I know when I was younger, girls read, and boys solved math problems. Those gender roles persist. We must make certain our girls and young women have the same access and opportunity as boys and young men to challenging math and science courses. It’s important for girls to see themselves as powerfully smart in all areas of study. Women’s voices and perspectives are critically important, and our spending power reflects it. Pushing our girls to pursue STEM subjects ensures our perspective will continue to be reflected in innovative solutions in medicine, engineering, tech and more.

How is the US doing with regard to engaging girls and women in STEM subjects? Can you suggest three ways we can increase this engagement?

There has been some progress in engaging girls and women in STEM, and there is more work to do. We still have a need to create niche programs to provide access for girls to see STEM as a path for them. Until the career fields reflect the proportion of women in our country, we must keep pushing to dismantle the barriers that deter girls from entering into the field. Exposure to women who are already in the field, and particularly to women of color, shows the path has been started and that it is within their reach. Secondly, gender-based STEM programs in school make it safer for girls to explore subjects and be exposed to the vast spectrum of studies in STEM. Finally, examining scheduling and counseling practices in school ensures we are removing the barriers that get in the way of girls to pursue STEM-related courses in our schools.

As an education professional, where do you stand in the debate whether there should be a focus on STEM (science, technology, engineering and maths) or on STEAM (STEM plus the arts like humanities, language arts, dance, drama, music, visual arts, design and new media)? Can you explain why you feel the way you do?

I am a supporter of STEAM. Learning is best when integrated. The challenges facing our country today and the innovation we need to recapture and/or maintain our competitive edge in the marketplace, calls for all of our children to garner the critical skills and disposition in STEAM. By integrating the arts, we make what is naturally happening in our brain’s “connection” become an experience in schools. Lastly, STEAM stimulates all parts of the brain. Find an engineer who leverages his/her experience in music or visual art, or an artist who leverages his/her experience in engineering, and I will show you a product that pushes boundaries.

If you had the power to influence or change the entire US educational infrastructure what five things would you implement to improve and reform our education system? Can you please share a story or example for each?

Every child deserves to:

Feel safe to engage holistically in the learning environment and process. If there is a student who often struggles with anxiety, the student should feel emotionally and psychologically safe to advocate for her needs and receive the support of all the adults who interact with her.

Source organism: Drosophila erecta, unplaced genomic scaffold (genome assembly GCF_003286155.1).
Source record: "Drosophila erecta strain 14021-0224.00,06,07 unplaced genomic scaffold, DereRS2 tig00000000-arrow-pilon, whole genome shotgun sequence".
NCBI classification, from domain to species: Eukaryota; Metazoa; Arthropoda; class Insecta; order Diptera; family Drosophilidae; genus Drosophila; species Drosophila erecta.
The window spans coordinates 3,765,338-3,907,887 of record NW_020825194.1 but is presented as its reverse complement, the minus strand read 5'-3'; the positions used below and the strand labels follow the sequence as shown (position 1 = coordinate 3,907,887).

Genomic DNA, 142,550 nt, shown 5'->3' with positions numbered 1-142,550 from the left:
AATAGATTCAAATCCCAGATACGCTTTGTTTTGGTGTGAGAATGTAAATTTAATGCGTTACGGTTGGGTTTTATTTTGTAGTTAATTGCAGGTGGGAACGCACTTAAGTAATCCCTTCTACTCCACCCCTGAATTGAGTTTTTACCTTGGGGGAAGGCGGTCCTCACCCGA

Have access to the resources he/she needs to be successful. COVID-19 showed us firsthand the inequities found in the way we resource schools and communities to be able to respond to a changing educational landscape. If we prioritized tech in all schools, as well as Wi-Fi accessibility, we could have responded more seamlessly.

Demonstrate competence orally, written and through project work. We have many examples of students who scored low on standardized testing; however, their project work and leadership demonstrated a level of intellectual ability the test score did not reveal. As a result, we are able to place students in college by providing a comprehensive portfolio of experience and achievement beyond the test.

Experience a culturally responsive learning environment where they are valued and challenged to use their agency now. Our schools have been safe spaces for our LGBTQ+ students and black students to address bias. They use the joy and pain of their experiences to examine public policy, representation in the arts, and innovation, leading to the discovery of agency right now. Students will show us the way if we are willing to listen.

Lastly, if we plan to deliver this to every child, every teacher’s pay must reflect the value of education in our country. During COVID-19, our teachers have been validated in so many stories of shared empathy and compassion for how hard teaching really is. Imagine how many more talented people would be attracted to teaching and persist in teaching (most teachers leave the profession before their fifth year and many after their first) if the pay was more significant.

Can you please give us your favorite “Life Lesson Quote”? Can you share how that was relevant to you in your life?

My favorite “Life Lesson quote is by Dr. Martin Luther King: You don’t have to see the whole staircase, just take the first step.

Many times, life gets complicated and if you are like me, you want to control and predict. Well, the first part of this quote that isn’t always cited is “Take the first step in faith.” As I get older, I am leaning more toward taking the step rather than obsessing about what might be around the corner. Most often what I find when I get there is that it is never as bad as I predicted and is better than I imagined.

We are blessed that some of the biggest names in Business, VC funding, Sports, and Entertainment read this column. Is there a person in the world, or in the US, with whom you would love to have a private breakfast or lunch, and why? He or she might just see this if we tag them 🙂

Vulnerability is required in teaching and in leading in education if we are going to confront the inadequacies of our system. Courage is required if we are going to break out of the traditional ways of schooling and be willing to try a new approach. Brené Brown’s work has been instrumental in my personal growth, and I reference her work in my conversations with students, parents, teachers and leaders all the time. I would love to sit down with her to chat about how we can expand daring leadership in our education system.

How can our readers follow you on social media?

You can follow University Prep Schools at

Thank you so much for these insights! This was so inspiring!